MANILA - The Philippines needs to pass legislation that will be the legal basis or reference of the country's maritime borders amid its maritime disputes with China over the West Philippine Sea, an expert said Wenesday.
In a virtual forum organized by the Foreign Correspondents Association of the Philippines, professor Jay Batongbacal of the University of the Philippines Institute for Maritime Affairs and Law of the Sea emphasized the importance of a maritime zone bill as China continues its expansion in the contested waters.
Batongbacal said lawmakers have to make the legislation regarding the Philippines' maritime borders explicitly clear.
"We need to be clear about what we're legislating on and what we mean by legislation because maritime issues have really been rather complex in the Philippines not the least of which is the fact that we are an archipelago but also been cause of this different disputes that we’ve been involved in at this overlapping maritime zones and competing claims. It’s not only competing with China but also other neighbors like Indonesia, Malaysia and Vietnam and even Taiwan," he noted.
"This is necessary because in the international maritime law, particularly in discussions about the law of the sea and discussions about the states, legislation has a much broader meaning, legislation could simply be referring to acts of a state in making issuances whether they are issued by the legislature or even the executive agencies of that state," he explained.
Batongbacal said the West Philippine Sea policy of the next administration in 2022 will be important, regardless of who wins the elections.
Despite the landmark ruling five years ago by an intergovernmental court favoring the Philippines’ maritime claims in the South China Sea, President Rodrigo Duterte has said that “arbitration” between his Manila and Beijing never occurred as the latter refused to participate in the process.
In May this year, Duterte called the victory in the arbitral tribunal a mere "piece of paper" that he would throw in the waste basket.
“We will not survive another six years of what we’ve seen in the last 5-years ... that’s why if that kind of policy will be taken by the next administration, we will eventually lose control of the area. The answer lies in (next) year's activities," Batongbacal said.
He said future legislation on the country's maritime zones or borders should not be similar to China's controversial 9-dash line.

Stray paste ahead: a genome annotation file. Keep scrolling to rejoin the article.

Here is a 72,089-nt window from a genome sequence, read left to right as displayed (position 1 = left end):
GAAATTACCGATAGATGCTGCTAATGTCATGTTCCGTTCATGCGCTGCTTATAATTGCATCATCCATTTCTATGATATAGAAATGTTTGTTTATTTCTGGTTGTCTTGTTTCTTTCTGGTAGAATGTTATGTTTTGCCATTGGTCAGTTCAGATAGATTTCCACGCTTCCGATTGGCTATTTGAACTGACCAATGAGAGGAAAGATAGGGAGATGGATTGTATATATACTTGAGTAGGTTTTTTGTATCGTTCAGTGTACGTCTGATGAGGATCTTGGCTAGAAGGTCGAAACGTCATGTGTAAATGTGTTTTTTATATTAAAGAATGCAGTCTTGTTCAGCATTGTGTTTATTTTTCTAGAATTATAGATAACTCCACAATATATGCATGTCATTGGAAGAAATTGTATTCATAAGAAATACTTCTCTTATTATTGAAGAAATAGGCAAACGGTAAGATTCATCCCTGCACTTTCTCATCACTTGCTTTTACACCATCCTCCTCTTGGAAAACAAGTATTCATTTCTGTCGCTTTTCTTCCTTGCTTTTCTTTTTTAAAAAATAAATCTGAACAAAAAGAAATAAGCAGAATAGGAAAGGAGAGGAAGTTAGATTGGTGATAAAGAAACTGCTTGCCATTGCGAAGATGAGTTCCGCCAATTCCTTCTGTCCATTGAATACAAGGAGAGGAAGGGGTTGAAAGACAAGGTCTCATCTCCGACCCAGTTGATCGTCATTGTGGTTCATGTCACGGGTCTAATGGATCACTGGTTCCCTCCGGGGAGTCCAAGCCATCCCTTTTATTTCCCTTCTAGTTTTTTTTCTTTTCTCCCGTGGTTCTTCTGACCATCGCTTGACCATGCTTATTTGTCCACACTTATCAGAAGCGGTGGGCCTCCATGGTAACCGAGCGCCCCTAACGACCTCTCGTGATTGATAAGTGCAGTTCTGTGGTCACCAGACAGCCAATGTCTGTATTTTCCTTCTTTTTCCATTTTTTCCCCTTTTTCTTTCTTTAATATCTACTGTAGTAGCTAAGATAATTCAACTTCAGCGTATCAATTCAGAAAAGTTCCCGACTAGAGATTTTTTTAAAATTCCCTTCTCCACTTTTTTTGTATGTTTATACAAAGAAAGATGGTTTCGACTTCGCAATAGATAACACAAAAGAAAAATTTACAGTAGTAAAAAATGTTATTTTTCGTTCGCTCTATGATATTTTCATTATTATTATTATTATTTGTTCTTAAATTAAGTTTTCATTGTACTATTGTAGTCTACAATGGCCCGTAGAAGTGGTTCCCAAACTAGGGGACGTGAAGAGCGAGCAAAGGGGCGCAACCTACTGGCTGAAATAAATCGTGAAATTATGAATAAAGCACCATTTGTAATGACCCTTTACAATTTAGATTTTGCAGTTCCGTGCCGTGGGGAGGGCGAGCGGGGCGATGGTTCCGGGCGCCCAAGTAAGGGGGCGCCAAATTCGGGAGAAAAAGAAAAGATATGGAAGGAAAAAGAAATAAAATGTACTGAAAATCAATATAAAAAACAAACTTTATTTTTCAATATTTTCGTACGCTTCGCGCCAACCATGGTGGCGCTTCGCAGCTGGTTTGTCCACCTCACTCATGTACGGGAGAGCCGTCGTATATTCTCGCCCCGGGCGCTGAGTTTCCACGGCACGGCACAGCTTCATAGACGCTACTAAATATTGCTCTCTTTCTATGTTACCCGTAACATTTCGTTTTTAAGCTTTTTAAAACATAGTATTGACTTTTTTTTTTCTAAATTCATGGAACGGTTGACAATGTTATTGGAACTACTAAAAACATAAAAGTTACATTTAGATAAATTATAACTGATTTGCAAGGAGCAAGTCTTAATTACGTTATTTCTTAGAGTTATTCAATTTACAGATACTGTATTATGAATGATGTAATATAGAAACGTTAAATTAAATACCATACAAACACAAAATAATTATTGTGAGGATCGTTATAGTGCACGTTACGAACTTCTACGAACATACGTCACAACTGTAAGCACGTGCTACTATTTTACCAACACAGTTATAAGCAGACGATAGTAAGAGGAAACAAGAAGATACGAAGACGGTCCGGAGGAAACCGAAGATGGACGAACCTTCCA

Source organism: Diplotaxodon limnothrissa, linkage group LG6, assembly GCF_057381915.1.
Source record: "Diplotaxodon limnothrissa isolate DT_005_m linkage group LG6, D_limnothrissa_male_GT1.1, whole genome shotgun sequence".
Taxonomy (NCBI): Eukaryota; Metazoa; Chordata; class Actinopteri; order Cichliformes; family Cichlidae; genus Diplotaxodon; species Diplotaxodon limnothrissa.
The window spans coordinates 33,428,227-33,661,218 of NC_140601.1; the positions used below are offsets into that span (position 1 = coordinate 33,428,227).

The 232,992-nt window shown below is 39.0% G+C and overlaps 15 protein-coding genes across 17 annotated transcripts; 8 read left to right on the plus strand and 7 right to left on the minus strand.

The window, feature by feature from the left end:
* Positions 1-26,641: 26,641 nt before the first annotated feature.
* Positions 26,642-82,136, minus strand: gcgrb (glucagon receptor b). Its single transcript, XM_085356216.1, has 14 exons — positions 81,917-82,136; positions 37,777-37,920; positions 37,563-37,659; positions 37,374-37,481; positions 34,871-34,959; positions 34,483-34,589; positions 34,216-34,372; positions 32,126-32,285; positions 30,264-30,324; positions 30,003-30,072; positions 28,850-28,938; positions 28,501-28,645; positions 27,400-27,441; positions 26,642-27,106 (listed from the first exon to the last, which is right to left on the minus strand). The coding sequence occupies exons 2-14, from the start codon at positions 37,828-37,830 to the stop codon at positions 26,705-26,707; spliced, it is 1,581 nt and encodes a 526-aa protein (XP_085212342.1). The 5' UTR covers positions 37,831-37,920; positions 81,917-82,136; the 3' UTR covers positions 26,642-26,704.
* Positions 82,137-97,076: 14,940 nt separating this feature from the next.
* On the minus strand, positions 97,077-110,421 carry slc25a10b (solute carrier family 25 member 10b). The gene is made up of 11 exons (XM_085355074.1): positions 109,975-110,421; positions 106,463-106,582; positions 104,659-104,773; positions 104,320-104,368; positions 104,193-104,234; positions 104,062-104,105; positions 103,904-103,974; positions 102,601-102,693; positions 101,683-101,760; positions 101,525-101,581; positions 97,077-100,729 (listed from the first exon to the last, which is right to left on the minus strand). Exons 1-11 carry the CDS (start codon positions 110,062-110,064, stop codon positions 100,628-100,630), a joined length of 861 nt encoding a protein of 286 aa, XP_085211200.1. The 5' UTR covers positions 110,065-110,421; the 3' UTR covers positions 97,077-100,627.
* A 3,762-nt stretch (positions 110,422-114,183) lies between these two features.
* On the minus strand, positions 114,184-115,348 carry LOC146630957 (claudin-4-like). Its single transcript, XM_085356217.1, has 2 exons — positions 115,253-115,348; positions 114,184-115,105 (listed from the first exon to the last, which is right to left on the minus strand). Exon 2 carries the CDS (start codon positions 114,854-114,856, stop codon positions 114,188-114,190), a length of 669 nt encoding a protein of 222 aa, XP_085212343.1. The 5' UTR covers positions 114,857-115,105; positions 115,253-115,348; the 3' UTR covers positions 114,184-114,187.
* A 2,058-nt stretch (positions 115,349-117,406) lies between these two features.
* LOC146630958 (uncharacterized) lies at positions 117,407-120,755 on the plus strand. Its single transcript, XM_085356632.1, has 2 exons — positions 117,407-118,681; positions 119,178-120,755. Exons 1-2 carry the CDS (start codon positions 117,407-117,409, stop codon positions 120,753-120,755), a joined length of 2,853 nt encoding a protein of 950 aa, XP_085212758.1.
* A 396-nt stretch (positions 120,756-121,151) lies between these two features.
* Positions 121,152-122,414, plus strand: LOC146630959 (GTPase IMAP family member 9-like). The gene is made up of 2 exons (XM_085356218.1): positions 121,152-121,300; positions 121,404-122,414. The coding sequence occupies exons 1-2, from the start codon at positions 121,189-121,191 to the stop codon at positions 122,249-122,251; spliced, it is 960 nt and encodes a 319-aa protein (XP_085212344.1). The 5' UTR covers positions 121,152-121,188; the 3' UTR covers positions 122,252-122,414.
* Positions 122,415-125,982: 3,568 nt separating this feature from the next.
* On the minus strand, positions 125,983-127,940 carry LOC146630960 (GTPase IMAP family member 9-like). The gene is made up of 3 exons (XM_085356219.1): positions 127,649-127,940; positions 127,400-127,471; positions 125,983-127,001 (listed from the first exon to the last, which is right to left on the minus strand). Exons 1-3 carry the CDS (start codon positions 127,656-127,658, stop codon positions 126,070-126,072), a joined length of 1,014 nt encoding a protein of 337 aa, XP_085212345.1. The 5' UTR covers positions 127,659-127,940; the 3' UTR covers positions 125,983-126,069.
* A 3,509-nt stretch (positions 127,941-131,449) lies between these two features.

Beijing lays claim to most of the South China Sea waters within the so-called nine-dash line, a U-shaped feature used on Chinese maps. Parts of the resource-rich waters are also contested by the Philippines, Brunei, Malaysia, Taiwan and Vietnam.
“We can be assured that it’s not like China’s 9-dash line. The bill if at all is actually like more localized version of UNCLOS especially when it comes to defining the zones and the rights and duties of foreign vessels and aircraft when they are within those zones. We made it a point to really reflect the provisions of UNCLOS in the legislation so that it's very clear not just to us, but even to other states," Batongbacal said, referring to the United Nations Convention on the Law of the Sea.
"It’s very clear that our intention really is the implementation in accordance with the UNCLOS."
Former Sen. Antonio Trillanes, who's running for another term in the Senate and author of the Philippine Baselines Law, said that even though domestic legislation is unilateral on the part of the Philippines, this will explicitly make clear where the borders of the country lie, particularly the West Philippine Sea, which is an exclusive economic zone.
“It’s more about providing legal standing and authority to our law enforcers, whether its the Coast Guard or the Navy. It's just to clarify the limits, instead of using Presidential Decree 1599 to define the outer limits of our EEZ and that is what the Navy uses in conducting EEZ patrols," he said.
Presidential Decree 1599 by the late President Benigno Aquino III created the EEZ.
"Any domestic legislation is a unilateral action in our coastal state, they may not recognize it, it’s just a unilateral action on the part of the state but it would matter to us in times of dispute and arbitration that we are standing on firm legal grounds," Trillanes said.
He stressed that the Philippines has to fast-track the implementation of its Enhanced Defense Cooperation Agreement with the US.
"I believe that balancing the situation with the strengthening of our alliance with the United States could help deter further aggressive actions, this is of course is based on the assumption that the (Visiting Forces Agreement) will be in full swing," Trillanes said.
"It’s high time that we revive that, then we can also join the freedom of navigation of regions by the allied countries and these areas in the WPS."
He also called for the modernization of the country's military.
"We have to modernize the Navy or the Air Force at least and the ground troops. We need to be prepared, and also these modern ships and equipment can be a deterrence or even enforce like China," said Trillanes.
Batongbacal, meanwhile, noted that support for a maritime border law has grown in Congress.
“At least in both houses of Congress there has been much more interests and support in it than we’ve ever seen before, we hope that … even it’s the maritime zone bill, that’s already a big step because it will have the effects clarifying and putting our own laws and regulations in order so that we can be more effective when dealing with foreign vessels and aircraft," he said.
— With a report from Johnson Manabat, ABS-CBN News